Conditionalities Of $15Bn China Loan Please?

-Economist asks Bawumia

An economist, Dr. John Gatsi, has echoed fears among Ghanaians that the $15billion that Vice President Mahamudu Bawumia has claimed to secure from China could be a fool’s gold.

In order to ensure that the loan is not a booby trap to the country, he has asked that the government reveals details of the conditionalities attached to the loans to Parliament.

“It is not possible for China to easily release 2 billion dollars to Ghana without any conditions. It is also not possible for China to speedily release 15 billion dollars to Ghana. The state ought to be very transparent as to what agreement they have signed, what is the content of the agreement, the terms of the agreement, the conditions enshrined in the agreement?” He posed.

In an interview with Radio Gold’s Henry Martinson, Dr. Gatsi said it is important that the Ghanaian people know what the NPP government is saddling them with.

On Monday, thiks week, Vice President Mahamudu Bawumia returned from a four- day tour of China with news that the Chinese government has agreed to inject $15billion into Ghana’s economy.

The $15 billion is an addition to the reactivation of a 2011 loan that would lead to the disbursement of $2billion to the government.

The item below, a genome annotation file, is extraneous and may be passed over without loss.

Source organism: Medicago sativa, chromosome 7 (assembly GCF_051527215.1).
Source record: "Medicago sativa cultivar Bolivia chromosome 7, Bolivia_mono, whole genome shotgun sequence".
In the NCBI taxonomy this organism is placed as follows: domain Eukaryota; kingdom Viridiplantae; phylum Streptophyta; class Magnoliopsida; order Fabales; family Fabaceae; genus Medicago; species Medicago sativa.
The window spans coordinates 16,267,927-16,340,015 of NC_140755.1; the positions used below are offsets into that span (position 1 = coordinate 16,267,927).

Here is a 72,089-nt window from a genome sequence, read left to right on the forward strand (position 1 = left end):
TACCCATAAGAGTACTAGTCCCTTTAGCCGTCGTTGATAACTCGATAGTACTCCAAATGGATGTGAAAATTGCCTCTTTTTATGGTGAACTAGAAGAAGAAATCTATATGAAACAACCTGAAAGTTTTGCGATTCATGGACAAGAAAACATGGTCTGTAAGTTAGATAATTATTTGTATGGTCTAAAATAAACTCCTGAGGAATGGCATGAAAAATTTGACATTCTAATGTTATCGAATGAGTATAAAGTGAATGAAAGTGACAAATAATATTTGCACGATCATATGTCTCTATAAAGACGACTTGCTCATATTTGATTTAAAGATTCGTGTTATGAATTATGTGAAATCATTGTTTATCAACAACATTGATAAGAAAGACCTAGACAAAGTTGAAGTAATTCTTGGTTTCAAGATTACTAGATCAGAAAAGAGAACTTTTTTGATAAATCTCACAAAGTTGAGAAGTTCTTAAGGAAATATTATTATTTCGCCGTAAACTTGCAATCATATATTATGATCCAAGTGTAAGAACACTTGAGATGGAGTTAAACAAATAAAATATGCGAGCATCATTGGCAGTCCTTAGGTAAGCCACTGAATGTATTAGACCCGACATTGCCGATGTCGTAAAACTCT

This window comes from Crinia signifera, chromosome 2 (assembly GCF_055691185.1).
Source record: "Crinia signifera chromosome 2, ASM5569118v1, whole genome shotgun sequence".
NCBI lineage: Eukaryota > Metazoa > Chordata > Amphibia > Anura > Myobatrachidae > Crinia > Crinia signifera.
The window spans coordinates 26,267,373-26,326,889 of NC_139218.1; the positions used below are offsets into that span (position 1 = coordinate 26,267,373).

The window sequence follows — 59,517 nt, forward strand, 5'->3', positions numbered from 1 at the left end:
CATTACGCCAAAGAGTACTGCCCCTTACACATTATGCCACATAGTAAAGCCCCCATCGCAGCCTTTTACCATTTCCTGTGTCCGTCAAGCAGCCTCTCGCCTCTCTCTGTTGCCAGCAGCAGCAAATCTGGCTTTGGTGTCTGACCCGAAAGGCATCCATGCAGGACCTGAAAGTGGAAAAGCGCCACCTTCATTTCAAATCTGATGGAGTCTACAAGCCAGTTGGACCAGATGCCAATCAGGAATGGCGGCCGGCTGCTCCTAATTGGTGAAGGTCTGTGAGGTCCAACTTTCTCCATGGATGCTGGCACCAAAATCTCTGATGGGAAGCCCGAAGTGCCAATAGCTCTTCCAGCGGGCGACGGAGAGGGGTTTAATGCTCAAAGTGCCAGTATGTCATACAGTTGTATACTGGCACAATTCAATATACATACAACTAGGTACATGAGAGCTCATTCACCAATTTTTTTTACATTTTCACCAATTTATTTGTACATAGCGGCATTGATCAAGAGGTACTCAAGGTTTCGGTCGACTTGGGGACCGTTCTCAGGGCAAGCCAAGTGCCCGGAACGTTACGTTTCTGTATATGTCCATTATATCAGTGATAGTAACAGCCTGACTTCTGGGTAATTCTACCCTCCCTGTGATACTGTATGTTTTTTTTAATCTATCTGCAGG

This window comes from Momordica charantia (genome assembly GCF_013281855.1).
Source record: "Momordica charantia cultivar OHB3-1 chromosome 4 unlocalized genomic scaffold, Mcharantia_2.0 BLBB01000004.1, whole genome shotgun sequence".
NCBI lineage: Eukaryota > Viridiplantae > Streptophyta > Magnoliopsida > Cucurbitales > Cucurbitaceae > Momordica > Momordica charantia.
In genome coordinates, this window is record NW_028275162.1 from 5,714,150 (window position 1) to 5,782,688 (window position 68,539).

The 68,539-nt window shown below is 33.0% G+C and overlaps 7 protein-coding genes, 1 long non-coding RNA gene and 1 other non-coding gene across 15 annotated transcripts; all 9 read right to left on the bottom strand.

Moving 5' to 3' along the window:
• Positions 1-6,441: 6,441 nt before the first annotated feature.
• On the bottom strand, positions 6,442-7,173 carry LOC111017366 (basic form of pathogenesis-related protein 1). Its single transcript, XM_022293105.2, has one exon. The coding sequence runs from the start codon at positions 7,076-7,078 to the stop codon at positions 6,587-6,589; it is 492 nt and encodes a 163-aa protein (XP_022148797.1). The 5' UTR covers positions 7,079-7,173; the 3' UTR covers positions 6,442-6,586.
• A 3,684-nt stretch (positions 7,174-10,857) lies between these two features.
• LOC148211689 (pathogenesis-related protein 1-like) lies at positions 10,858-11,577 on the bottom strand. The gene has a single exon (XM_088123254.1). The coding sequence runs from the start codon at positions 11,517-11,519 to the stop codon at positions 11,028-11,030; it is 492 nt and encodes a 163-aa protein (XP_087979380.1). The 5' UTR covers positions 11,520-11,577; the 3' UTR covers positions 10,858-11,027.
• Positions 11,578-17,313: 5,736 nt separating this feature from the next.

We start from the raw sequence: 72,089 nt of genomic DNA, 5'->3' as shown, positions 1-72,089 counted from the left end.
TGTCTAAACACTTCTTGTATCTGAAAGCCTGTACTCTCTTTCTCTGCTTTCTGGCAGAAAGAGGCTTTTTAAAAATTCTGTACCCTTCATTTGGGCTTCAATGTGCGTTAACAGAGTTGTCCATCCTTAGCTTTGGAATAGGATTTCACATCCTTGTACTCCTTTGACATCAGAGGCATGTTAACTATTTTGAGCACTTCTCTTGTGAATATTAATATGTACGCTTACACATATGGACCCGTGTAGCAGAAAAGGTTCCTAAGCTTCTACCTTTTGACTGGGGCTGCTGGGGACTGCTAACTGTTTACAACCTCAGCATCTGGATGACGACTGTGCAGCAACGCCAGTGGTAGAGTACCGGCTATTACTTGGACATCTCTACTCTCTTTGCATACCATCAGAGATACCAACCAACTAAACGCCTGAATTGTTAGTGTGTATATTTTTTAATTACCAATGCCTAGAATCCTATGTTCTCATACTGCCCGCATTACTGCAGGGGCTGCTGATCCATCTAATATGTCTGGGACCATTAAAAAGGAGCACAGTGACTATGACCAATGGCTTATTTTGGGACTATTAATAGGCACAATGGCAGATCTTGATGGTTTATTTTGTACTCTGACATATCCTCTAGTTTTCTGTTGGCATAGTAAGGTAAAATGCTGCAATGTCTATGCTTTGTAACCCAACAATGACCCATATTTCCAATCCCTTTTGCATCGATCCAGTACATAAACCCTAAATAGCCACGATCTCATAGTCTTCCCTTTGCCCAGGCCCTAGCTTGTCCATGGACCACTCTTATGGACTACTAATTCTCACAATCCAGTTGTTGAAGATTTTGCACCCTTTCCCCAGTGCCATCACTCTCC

Dr. Bawumia also speaks of $4billion that the Chinese government is looking to provide to Ghana.

Already, Dr. Bawumia himself has signaled that China would be seeking to use these loans to leverage some $460billion  worth of Ghana’s natural resources.

“Our case is that if we need just 20 billion dollars to do a major massive marshal plan and we have 460 billion dollars sitting in the ground… what we really need is to develop a financing module that utilizes a small fraction of those reserves to finance infrastructure.”

Dr. Bawumia, an economist, who had constantly castigated the erstwhile Mahama regime for what he said was borrowing too much, had no problem accepting China’s covetousness for Ghana’s resources this way.

Dr.  Gatsi however urges that the government explain to Ghanaians, exactly what it is saddling the country with.

He said the prospect of the loans was not his problem but that the devil may be in the detail.

“It may be good news if this money will eventually come and it may be focused, for instance, on the rail sector to revamp the railway sector to contribute to the economy of Ghana. If some industries will be set up that will be viable, that will be good news.

“But there are more important issues attached to this facility that Ghanaians ought to be concerned about.”




The Republic News Online

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